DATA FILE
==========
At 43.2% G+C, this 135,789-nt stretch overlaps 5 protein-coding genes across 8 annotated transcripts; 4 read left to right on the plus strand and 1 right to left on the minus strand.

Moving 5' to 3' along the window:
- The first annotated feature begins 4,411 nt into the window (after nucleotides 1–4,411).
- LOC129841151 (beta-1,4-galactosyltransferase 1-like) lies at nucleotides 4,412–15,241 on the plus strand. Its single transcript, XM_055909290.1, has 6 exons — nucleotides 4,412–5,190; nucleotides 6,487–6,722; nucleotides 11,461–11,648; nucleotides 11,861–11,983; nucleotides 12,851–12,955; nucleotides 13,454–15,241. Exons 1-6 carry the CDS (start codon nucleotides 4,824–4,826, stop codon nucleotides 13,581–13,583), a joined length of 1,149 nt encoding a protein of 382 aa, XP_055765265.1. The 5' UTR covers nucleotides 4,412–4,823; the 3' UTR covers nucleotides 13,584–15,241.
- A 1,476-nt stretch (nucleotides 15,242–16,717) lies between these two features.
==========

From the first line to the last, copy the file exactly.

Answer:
At 43.2% G+C, this 135,789-nt stretch overlaps 5 protein-coding genes across 8 annotated transcripts; 4 read left to right on the plus strand and 1 right to left on the minus strand.

Moving 5' to 3' along the window:
- The first annotated feature begins 4,411 nt into the window (after nucleotides 1–4,411).
- LOC129841151 (beta-1,4-galactosyltransferase 1-like) lies at nucleotides 4,412–15,241 on the plus strand. Its single transcript, XM_055909290.1, has 6 exons — nucleotides 4,412–5,190; nucleotides 6,487–6,722; nucleotides 11,461–11,648; nucleotides 11,861–11,983; nucleotides 12,851–12,955; nucleotides 13,454–15,241. Exons 1-6 carry the CDS (start codon nucleotides 4,824–4,826, stop codon nucleotides 13,581–13,583), a joined length of 1,149 nt encoding a protein of 382 aa, XP_055765265.1. The 5' UTR covers nucleotides 4,412–4,823; the 3' UTR covers nucleotides 13,584–15,241.
- A 1,476-nt stretch (nucleotides 15,242–16,717) lies between these two features.